As a renter looking for a new property, I can testify that finding somewhere new to live is challenging.
Aside from the asking price there are so many factors to weigh up. Location, furnishings and the proximity to amenities are all important. Once you factor in the extremely tight rental market, the last thing I need is for the asking price to increase at the very last minute.
Rental bidding, put simply, is when either a tenant or an agent aims to negotiate the price of a rental property, rather than renting at the advertised price.
While it is still relatively uncommon in Australia, there have been a series of incidents over the past few years that have made me wary.
Late last year resurgence in rental bidding in was reported Queensland. More recently, Australian Property Investor reported rental bidding wars were starting in Darwin. Reports are also coming out of areas such as Mt Isa and Perth.
In each of these cases rental bidding has become more prevalent as the demand for properties has increased. And while most incidents appear to be tenants offering to pay more than the advertised price, there have also been complaints of agents contacting tenants and requesting they increase their rental offer.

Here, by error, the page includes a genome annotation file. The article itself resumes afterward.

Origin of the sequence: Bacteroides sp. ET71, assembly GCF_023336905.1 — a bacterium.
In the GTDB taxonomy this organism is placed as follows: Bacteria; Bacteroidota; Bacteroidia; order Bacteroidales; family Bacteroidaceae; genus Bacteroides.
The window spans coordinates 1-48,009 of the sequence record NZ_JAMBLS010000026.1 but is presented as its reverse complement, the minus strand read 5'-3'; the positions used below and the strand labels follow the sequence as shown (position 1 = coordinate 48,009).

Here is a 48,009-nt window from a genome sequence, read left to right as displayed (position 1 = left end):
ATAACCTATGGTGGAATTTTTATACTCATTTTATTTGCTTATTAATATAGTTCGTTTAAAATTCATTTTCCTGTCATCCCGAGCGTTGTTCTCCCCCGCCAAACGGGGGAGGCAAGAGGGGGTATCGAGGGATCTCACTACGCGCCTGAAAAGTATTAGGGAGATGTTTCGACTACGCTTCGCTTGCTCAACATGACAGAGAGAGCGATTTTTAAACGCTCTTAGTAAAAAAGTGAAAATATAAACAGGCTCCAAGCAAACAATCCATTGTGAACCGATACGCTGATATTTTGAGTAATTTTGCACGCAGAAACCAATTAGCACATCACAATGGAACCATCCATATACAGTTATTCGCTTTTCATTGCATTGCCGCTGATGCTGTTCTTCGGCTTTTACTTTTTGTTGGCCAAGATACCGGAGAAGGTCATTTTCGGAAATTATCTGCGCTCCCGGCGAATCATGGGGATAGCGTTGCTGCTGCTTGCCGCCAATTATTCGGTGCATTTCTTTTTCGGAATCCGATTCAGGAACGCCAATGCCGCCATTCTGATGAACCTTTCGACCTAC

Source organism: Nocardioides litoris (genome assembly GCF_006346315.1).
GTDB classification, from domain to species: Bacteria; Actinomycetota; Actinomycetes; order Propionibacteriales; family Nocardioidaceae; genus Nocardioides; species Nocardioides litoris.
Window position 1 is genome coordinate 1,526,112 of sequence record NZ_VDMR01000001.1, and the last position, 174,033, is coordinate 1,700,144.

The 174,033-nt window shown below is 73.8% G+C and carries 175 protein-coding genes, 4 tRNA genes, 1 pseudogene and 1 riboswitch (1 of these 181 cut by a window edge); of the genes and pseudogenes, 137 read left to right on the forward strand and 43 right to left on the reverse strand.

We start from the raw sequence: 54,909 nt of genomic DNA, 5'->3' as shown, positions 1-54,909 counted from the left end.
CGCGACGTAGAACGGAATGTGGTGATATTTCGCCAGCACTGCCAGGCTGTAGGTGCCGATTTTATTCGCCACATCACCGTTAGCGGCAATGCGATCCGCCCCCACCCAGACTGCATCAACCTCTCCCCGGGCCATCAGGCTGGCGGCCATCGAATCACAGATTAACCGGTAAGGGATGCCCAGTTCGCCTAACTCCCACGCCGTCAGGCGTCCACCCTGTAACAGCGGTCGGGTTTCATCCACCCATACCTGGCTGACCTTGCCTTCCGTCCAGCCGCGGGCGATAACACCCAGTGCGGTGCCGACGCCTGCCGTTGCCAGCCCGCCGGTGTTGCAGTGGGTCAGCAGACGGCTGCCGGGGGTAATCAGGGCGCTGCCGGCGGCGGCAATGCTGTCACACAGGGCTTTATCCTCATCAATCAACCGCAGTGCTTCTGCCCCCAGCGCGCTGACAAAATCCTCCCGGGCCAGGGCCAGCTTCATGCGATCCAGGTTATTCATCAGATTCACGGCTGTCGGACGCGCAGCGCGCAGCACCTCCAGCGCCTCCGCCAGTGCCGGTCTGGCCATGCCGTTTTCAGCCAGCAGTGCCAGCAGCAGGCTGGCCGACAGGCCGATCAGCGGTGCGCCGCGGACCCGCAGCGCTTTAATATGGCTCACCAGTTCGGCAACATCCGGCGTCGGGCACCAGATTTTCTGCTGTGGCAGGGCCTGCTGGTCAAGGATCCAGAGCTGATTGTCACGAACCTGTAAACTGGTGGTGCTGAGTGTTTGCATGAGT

So is it legal?
While most people consider it unfair, the short answer is yes, it is legal. However there are exceptions to the rule.
In Queensland the practice was banned in 2009 after new legislation was passed by the State Parliament. In Tasmania an industry code for rent bidding has been proposedfor the state’s real estate sector to give low income earners a fairer go when renting.
So if you are like me and searching for a rental property, it pays to make sure you aware of your rights before you get started. It’s also a good idea to:
- Decide how much you are prepared to pay before you start looking
- Set yourself a maximum limit and stick to it
- Be wary of high pressure tactics from agents.